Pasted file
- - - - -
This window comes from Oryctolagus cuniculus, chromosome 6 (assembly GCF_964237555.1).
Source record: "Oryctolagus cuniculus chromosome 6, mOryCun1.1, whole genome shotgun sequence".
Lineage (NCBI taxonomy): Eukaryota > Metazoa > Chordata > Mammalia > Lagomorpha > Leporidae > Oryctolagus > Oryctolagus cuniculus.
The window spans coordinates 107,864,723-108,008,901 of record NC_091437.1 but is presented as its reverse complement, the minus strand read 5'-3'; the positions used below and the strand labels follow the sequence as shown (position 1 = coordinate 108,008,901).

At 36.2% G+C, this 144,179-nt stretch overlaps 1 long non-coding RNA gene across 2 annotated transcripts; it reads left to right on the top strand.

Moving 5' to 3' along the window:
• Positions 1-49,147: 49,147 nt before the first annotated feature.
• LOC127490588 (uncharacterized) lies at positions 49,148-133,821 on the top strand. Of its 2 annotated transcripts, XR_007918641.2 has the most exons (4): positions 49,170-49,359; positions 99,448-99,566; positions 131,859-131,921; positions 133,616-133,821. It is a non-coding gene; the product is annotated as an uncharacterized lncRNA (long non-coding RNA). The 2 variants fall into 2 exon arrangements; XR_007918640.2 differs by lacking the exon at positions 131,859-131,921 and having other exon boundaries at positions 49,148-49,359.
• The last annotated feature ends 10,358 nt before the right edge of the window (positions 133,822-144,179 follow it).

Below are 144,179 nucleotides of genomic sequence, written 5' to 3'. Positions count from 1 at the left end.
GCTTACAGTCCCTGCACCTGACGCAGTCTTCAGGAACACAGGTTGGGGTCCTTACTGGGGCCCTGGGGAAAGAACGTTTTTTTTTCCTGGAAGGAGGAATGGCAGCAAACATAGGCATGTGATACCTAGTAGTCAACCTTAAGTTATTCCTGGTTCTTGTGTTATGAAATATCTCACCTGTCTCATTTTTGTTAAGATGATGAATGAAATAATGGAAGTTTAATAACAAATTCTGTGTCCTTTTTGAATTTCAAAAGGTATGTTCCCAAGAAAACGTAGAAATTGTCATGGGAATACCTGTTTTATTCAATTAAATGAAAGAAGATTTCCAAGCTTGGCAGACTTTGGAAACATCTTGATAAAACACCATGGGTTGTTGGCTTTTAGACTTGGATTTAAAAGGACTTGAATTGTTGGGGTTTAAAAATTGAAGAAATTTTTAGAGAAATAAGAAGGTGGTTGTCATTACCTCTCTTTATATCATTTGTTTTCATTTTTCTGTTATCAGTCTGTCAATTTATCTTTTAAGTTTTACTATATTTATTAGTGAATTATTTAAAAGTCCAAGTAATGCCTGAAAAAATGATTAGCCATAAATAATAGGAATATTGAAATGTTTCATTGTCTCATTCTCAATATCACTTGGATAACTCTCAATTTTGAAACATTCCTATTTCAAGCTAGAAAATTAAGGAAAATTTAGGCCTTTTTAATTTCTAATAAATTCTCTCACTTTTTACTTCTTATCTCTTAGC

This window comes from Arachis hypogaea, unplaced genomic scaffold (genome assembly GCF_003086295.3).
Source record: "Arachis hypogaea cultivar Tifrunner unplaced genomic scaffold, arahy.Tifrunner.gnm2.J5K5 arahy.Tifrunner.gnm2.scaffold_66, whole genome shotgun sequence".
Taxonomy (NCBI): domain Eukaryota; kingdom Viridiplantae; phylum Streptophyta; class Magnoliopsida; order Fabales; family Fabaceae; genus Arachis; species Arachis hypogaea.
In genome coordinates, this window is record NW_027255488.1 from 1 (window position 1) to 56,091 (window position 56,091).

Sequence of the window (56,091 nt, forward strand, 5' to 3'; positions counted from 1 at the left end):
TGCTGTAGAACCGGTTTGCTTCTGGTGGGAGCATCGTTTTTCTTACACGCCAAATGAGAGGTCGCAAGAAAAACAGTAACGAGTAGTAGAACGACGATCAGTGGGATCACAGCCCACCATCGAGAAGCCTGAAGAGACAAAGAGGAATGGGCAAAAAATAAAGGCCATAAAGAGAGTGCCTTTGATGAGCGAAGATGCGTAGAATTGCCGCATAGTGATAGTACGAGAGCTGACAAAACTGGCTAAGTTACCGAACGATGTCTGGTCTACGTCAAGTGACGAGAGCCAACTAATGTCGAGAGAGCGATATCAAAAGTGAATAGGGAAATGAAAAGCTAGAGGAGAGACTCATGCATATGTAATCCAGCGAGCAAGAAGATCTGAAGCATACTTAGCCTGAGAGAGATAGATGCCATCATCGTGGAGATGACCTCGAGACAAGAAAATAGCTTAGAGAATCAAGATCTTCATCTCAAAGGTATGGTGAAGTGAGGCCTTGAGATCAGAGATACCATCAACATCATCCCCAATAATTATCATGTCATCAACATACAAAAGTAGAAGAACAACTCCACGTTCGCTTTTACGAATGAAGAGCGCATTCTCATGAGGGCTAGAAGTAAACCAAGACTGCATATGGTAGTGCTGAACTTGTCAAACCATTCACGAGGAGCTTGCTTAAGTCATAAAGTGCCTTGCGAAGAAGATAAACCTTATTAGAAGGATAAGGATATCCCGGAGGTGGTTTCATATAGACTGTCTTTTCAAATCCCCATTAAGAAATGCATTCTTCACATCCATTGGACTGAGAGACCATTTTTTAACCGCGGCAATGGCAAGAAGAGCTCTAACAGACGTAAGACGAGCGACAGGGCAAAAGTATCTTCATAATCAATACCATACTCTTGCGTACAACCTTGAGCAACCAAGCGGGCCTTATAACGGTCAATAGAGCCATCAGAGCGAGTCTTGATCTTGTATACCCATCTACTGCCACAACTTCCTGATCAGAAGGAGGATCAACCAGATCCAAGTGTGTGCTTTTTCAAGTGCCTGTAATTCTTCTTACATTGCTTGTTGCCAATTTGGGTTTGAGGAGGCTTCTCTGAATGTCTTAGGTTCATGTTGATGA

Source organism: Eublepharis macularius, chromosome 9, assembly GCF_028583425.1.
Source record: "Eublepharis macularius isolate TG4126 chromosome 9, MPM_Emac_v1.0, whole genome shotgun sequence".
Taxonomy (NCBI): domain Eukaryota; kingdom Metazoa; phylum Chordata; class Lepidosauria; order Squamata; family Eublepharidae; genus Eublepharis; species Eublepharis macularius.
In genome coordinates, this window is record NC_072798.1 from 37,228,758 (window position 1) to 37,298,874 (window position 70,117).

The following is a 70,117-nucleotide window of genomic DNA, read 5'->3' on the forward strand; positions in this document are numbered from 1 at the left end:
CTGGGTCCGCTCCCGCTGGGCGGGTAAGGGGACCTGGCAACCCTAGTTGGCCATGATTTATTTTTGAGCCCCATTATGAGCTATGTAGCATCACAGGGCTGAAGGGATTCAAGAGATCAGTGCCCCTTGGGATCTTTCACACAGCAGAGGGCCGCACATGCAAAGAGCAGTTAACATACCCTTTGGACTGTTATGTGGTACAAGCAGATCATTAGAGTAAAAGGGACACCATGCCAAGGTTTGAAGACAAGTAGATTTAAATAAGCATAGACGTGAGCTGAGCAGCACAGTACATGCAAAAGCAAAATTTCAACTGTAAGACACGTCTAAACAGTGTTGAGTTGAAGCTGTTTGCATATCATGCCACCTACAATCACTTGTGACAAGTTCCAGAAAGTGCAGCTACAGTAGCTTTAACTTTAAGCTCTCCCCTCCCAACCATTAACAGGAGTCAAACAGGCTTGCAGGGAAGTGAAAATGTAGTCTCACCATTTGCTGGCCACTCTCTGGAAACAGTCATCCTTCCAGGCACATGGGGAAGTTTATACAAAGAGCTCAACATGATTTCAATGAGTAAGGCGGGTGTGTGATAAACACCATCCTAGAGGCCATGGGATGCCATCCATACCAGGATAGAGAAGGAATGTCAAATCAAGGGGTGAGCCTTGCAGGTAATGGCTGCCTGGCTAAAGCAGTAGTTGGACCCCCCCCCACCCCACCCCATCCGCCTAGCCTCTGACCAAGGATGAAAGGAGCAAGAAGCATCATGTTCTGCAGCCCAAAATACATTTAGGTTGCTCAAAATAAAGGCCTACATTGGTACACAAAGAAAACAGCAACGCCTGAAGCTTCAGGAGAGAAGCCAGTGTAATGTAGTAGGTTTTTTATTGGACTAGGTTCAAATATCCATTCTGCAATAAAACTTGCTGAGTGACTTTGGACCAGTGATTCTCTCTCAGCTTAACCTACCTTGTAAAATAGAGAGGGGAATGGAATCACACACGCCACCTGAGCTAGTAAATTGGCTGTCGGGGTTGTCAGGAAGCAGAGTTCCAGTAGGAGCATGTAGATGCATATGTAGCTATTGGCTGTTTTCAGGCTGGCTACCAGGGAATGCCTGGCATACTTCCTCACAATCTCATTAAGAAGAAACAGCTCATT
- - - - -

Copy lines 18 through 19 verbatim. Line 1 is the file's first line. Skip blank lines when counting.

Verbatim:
Source organism: Eublepharis macularius, chromosome 9, assembly GCF_028583425.1.
Source record: "Eublepharis macularius isolate TG4126 chromosome 9, MPM_Emac_v1.0, whole genome shotgun sequence".